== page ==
My second example concerns an older group of aging Catholics — many of whom seem to have retained some residue from experimenting ala Timothy Leary, and had apparently fallen victim to the uber-liberal Liberation Theology, modernism, and general irrational dislike of anything traditional which is promoted in and on college campuses. A female acquaintance of mine, about my age, decided to brave the NO Catholic/college dating scene — a recipe for disaster, in my personal opinion. Among the stories I heard from her were of nominally Catholic males shopping for one night stands, not potential wives, asking her and other girls, "Are you willing to put out if I get dinner?" before agreeing to date them. These men did not want to associate with women whom were seeking more than just physical intimacy.  And, to be blunt, why should they, when most of their modern womyn peers will give them said gratification with no commitment?  And if they should be willing to commit, what does he have to look forward to?  Showing mutual love and respect toward each other?  Or being nagged and belittled as in the case of the afore mentioned professor’s husband? 

It is very unfortunate that younger generations of Catholics seeking to deepen their faith are getting sucked into this vortex of toxic, hippie-esque radicalism. I saw some young families at a NO Mass recently, although most were in their 70s and up.   I arrived early, sat down, and began to pray my Rosary.  Unsurprisingly I found myself surrounded by yoga pants and mini skirt wearing women who entertained themselves in between gossip fests by casting disapproving glances at my veil.

Unsurprisingly, while there I had another memorably bad experience. I asked to receive Communion on the tongue. Normally, even the most liberal of priests I'd encountered in my lifetime would give me the Eucharist on the tongue. Not this pastor. He literally made a scene at the altar and jerked the Eucharist away from me when I reached out to receive it — saying something about those “toxic traddy types who need to get with the program”.  After Mass I decided to respectfully address my concerns to the priests.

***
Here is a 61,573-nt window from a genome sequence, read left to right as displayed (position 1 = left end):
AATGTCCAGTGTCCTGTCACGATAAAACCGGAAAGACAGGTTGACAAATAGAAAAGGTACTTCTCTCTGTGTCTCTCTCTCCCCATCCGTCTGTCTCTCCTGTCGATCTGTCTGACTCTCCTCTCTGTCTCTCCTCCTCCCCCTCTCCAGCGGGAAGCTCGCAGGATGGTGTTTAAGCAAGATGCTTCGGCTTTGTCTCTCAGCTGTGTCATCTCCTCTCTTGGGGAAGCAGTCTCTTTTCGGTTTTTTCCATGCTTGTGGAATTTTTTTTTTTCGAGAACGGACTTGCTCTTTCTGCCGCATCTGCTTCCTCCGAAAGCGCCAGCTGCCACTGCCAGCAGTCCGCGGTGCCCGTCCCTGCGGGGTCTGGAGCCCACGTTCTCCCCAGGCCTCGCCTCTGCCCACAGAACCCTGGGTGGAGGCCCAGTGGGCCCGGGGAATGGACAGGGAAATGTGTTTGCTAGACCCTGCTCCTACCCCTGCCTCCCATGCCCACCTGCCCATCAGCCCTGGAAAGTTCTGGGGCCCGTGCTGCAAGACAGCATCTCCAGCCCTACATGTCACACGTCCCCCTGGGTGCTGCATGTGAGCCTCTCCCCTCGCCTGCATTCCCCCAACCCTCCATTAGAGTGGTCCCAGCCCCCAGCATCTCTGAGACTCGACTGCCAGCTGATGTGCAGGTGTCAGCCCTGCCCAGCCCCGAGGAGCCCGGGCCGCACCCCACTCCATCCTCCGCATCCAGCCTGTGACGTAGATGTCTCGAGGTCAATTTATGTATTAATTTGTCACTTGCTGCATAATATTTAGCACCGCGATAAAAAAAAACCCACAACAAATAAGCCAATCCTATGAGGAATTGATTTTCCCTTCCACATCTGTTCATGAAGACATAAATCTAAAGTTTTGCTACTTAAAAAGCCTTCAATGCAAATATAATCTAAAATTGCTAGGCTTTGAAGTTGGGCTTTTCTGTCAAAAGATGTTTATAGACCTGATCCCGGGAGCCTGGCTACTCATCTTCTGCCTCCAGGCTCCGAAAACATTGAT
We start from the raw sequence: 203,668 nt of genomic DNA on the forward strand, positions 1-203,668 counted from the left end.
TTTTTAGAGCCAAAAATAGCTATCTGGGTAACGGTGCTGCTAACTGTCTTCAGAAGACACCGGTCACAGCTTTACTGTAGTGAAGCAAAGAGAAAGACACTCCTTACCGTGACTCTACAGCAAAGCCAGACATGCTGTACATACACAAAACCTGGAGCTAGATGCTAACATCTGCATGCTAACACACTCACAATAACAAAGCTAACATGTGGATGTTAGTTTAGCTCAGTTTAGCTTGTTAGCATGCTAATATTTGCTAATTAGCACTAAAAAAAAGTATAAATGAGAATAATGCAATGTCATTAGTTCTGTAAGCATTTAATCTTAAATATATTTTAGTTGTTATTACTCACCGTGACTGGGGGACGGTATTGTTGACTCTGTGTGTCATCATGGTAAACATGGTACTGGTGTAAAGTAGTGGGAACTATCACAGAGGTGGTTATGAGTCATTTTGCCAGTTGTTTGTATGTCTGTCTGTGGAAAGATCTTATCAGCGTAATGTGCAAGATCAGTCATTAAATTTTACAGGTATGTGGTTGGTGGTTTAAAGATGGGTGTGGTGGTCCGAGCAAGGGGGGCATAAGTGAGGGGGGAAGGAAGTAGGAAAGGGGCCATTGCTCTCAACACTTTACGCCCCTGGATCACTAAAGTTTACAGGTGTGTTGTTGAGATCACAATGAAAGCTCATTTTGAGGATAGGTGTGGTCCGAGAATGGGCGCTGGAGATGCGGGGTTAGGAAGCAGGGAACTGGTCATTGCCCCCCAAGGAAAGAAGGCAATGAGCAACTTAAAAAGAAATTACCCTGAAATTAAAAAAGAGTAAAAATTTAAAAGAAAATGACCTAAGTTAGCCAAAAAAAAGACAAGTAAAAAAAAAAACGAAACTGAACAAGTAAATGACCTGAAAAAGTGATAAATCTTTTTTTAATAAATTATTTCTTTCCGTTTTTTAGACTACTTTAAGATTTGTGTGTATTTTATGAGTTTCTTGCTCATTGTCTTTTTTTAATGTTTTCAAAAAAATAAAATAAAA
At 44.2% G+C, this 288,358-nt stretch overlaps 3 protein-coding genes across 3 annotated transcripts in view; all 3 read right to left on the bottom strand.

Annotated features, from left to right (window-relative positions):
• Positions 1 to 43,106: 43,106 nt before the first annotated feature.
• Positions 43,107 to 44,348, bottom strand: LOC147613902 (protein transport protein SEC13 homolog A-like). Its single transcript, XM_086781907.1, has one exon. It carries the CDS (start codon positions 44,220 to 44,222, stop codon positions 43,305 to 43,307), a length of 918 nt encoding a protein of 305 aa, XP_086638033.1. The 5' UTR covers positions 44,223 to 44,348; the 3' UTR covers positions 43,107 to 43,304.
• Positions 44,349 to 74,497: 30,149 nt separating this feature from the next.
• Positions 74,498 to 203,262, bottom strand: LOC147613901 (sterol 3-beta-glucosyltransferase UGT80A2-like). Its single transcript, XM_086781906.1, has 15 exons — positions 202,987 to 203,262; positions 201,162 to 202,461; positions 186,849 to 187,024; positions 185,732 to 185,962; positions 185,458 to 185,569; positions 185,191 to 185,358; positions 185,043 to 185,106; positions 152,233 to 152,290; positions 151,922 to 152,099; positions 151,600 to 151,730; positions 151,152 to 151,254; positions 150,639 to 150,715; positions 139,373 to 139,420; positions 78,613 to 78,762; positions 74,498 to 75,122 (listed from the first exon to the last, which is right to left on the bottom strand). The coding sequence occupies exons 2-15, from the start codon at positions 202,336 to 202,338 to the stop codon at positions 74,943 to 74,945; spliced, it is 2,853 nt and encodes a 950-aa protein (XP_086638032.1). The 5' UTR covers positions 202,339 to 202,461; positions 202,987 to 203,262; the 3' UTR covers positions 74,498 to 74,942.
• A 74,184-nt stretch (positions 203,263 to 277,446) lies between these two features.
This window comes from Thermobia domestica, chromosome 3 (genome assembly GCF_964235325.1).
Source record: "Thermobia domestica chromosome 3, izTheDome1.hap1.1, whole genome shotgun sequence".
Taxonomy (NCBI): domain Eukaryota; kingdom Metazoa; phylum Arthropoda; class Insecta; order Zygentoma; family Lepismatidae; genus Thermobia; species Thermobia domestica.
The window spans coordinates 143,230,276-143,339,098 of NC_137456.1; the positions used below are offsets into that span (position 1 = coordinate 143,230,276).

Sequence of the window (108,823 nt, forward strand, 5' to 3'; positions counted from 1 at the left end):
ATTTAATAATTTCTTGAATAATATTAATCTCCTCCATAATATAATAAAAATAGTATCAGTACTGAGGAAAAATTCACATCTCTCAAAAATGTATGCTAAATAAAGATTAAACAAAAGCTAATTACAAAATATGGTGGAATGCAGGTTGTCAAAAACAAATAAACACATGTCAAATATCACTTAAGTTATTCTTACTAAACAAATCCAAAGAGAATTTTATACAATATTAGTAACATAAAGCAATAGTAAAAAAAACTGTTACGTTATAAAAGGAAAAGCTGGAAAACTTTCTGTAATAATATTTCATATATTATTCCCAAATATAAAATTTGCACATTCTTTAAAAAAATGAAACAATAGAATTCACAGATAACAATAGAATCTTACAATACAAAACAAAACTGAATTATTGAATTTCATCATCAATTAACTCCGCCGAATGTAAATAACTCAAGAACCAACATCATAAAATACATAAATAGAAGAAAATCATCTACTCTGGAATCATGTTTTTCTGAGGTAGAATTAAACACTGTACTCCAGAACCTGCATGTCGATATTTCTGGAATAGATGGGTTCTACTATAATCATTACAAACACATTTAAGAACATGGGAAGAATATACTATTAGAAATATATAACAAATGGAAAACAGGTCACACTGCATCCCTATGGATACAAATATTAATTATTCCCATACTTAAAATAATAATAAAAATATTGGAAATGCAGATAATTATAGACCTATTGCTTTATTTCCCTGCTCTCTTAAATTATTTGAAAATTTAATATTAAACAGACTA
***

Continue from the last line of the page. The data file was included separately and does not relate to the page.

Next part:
His response to my query could be found in the dictionary next to “clericalism”. Which the greatest pontiff EVER says is bad.  When I informed an assisting priest that the pastor had been very rude to me at the altar, why I only receive on the tongue (and preferably kneeling), and asked that my views be relayed, he replied, "He did nothing wrong, maaaaan. You’re just being too rigid. Now excuse me, it’s time for interfaith yoga while listening to “Wreck of the Edmund Fitzgerald.””

His attitude was a trademark example of the culture within the Catholic Church that encourages abuse. His first reaction was to circle the wagons around any potential abuse, then lay the blame on the laity.
What I gained from this experience was a deeper recognition of how the NO Mass foments the clericalist culture within the Catholic Church that Pope Francis (the bestest pontiff, like, EVER) is actively working to force down everyone’s throat, whether they want to hear Gordon Lightfoot at Mass or not.  Tradition be damned.


In his homily earlier last month, Pope Francis warned Catholics against hypocrisy. He described hypocrisy as "appearing one way, but acting in another," and said that a hypocritical attitude "always kills."